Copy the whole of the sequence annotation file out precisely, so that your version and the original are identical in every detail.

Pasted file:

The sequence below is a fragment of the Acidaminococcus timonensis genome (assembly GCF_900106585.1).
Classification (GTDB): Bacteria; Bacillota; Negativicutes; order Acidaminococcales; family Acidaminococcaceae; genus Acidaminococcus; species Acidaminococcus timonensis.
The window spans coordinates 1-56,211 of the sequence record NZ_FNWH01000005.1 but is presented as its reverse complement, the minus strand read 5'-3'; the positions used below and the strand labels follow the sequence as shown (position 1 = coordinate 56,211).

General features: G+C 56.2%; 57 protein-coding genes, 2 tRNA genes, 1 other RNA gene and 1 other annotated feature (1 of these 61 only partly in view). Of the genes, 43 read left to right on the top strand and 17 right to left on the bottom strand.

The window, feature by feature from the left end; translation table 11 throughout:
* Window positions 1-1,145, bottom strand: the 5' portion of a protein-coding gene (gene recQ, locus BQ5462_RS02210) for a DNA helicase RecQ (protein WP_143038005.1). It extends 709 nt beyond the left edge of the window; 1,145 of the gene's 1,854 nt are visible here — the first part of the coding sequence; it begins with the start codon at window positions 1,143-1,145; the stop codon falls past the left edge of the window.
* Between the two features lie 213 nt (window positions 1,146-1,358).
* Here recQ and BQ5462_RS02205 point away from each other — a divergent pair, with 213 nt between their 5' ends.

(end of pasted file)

The sequence below is a fragment of the Acidaminococcus timonensis genome (assembly GCF_900106585.1).
Classification (GTDB): Bacteria; Bacillota; Negativicutes; order Acidaminococcales; family Acidaminococcaceae; genus Acidaminococcus; species Acidaminococcus timonensis.
The window spans coordinates 1-56,211 of the sequence record NZ_FNWH01000005.1 but is presented as its reverse complement, the minus strand read 5'-3'; the positions used below and the strand labels follow the sequence as shown (position 1 = coordinate 56,211).

General features: G+C 56.2%; 57 protein-coding genes, 2 tRNA genes, 1 other RNA gene and 1 other annotated feature (1 of these 61 only partly in view). Of the genes, 43 read left to right on the top strand and 17 right to left on the bottom strand.

The window, feature by feature from the left end; translation table 11 throughout:
* Window positions 1-1,145, bottom strand: the 5' portion of a protein-coding gene (gene recQ, locus BQ5462_RS02210) for a DNA helicase RecQ (protein WP_143038005.1). It extends 709 nt beyond the left edge of the window; 1,145 of the gene's 1,854 nt are visible here — the first part of the coding sequence; it begins with the start codon at window positions 1,143-1,145; the stop codon falls past the left edge of the window.
* Between the two features lie 213 nt (window positions 1,146-1,358).
* Here recQ and BQ5462_RS02205 point away from each other — a divergent pair, with 213 nt between their 5' ends.